The Troy Street Observer

Jan 10, 2010: Remembering Dick Johnson

On January 10, 2010, reedman and bandleader Dick Johnson, favorite son of Brockton, Mass., died at age 84. Although his band Swing Shift was immensely popular locally, Johnson was best known to the national audience as the clarinetist picked by Artie Shaw to lead his revived orchestra in 1983. Said Shaw of Johnson’s clarinet playing in 1980: “He’s the best I’ve ever heard. Bar nobody. And you can quote me on that, anywhere, anytime!” Johnson spent six years on the road with Charlie Spivak and Buddy Morrow; enjoyed lengthy musical associations with fellow New Englanders Lou Colombo, Herb Pomeroy, and Dave McKenna; and released recordings on Emarcy, Riverside, and Concord. His final recording was Star Dust and Beyond: A Tribute to Artie Shaw, in 2006. Not once, but twice, his hometown of Brockton declared “Dick Johnson Day” in his honor, on September 6, 1984 and May 1, 1999.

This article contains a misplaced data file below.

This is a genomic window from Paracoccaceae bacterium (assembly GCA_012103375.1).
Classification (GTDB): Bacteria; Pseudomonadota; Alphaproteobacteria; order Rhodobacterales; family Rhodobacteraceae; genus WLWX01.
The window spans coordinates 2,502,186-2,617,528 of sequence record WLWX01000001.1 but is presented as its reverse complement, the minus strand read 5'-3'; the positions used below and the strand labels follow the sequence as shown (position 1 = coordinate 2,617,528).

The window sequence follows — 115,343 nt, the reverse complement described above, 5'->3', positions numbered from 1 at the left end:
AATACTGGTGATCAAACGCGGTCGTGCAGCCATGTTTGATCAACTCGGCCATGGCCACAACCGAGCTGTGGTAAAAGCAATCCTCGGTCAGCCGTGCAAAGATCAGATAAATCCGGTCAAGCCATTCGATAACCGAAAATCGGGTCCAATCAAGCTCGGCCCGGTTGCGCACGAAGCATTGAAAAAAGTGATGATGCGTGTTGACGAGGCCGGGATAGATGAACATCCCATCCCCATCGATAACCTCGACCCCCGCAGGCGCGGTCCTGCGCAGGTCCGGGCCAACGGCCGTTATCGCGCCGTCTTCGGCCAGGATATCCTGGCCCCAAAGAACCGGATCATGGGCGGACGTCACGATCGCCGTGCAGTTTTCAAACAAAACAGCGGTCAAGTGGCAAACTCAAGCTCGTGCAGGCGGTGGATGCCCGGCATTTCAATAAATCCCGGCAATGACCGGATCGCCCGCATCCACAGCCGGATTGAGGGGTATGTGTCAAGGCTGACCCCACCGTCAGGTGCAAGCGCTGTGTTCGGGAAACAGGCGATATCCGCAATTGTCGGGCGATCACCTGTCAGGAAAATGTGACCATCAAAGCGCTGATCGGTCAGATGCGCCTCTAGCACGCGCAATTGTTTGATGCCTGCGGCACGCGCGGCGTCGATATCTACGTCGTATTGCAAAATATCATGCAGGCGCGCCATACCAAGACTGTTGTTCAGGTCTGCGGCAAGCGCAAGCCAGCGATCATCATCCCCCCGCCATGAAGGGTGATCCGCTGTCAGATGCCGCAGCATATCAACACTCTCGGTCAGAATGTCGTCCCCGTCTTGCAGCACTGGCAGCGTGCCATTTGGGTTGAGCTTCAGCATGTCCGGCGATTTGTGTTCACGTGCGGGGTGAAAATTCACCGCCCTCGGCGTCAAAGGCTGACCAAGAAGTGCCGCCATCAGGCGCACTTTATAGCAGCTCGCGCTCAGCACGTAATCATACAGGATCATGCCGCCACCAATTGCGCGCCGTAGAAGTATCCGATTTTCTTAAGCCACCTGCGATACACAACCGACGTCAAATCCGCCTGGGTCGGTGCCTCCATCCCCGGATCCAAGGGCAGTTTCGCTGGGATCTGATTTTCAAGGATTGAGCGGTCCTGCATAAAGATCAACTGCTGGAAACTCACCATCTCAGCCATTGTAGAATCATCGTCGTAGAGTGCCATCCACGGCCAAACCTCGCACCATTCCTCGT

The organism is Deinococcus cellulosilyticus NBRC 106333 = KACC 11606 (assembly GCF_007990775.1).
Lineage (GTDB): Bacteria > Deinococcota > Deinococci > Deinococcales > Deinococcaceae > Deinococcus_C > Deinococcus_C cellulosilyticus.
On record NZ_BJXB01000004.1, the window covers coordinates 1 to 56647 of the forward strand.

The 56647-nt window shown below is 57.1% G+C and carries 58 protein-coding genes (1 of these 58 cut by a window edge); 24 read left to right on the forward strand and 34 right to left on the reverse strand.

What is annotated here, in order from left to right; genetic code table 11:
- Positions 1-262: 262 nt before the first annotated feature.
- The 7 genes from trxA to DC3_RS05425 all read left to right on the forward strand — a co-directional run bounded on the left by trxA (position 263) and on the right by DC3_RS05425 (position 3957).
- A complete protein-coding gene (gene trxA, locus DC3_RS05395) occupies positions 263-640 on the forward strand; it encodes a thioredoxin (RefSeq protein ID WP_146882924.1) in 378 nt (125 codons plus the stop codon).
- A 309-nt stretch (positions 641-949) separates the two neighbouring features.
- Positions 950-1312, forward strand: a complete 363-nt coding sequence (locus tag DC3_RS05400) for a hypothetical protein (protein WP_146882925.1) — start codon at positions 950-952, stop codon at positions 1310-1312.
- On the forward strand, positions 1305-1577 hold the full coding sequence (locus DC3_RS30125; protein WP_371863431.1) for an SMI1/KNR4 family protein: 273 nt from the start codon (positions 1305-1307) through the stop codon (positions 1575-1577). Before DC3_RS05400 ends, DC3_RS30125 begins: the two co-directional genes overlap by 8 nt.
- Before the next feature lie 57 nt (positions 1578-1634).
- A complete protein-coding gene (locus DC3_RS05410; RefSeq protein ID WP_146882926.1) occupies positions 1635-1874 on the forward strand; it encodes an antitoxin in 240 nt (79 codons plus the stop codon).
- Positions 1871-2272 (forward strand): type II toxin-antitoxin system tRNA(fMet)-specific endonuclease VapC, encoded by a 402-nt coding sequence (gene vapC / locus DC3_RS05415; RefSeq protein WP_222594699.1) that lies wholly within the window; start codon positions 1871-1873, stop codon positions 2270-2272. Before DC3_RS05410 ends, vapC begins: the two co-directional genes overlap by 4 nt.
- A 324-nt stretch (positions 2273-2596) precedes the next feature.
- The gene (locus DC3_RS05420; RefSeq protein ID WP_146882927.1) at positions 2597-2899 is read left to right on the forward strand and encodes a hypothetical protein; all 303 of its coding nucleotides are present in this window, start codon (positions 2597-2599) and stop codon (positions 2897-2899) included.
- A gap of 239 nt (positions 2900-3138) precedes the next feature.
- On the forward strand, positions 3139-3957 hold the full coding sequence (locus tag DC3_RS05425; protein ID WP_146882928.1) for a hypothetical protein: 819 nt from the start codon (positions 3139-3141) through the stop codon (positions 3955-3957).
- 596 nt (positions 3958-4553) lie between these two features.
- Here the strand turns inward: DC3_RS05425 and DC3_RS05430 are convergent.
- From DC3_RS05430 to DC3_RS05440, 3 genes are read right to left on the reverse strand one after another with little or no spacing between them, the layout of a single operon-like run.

It’s good to remember Johnson was much more than a Shaw acolyte. Wilder Hobson reviewed Johnson’s Riverside recording Most Likely in Saturday Review in 1958, on which a grittier Johnson played only alto. The others in his quartet were Dave McKenna, Wilbur Ware, and Philly Joe Jones. Wrote Hobson: “Johnson, who like all modern altos has listened to Charlie Parker, and who is especially fond of Lee Konitz, plays himself with irresistible verve and invention; he composes intricately jaunty tunes; and his rapport with the other three players is perfection. A good deal of the briskness of a New England October has gotten into this music, but Johnson can also suggest the summer shore.”

Follow this link to my longer article, “Dick Johnson: Never on the Ragged Edge.”

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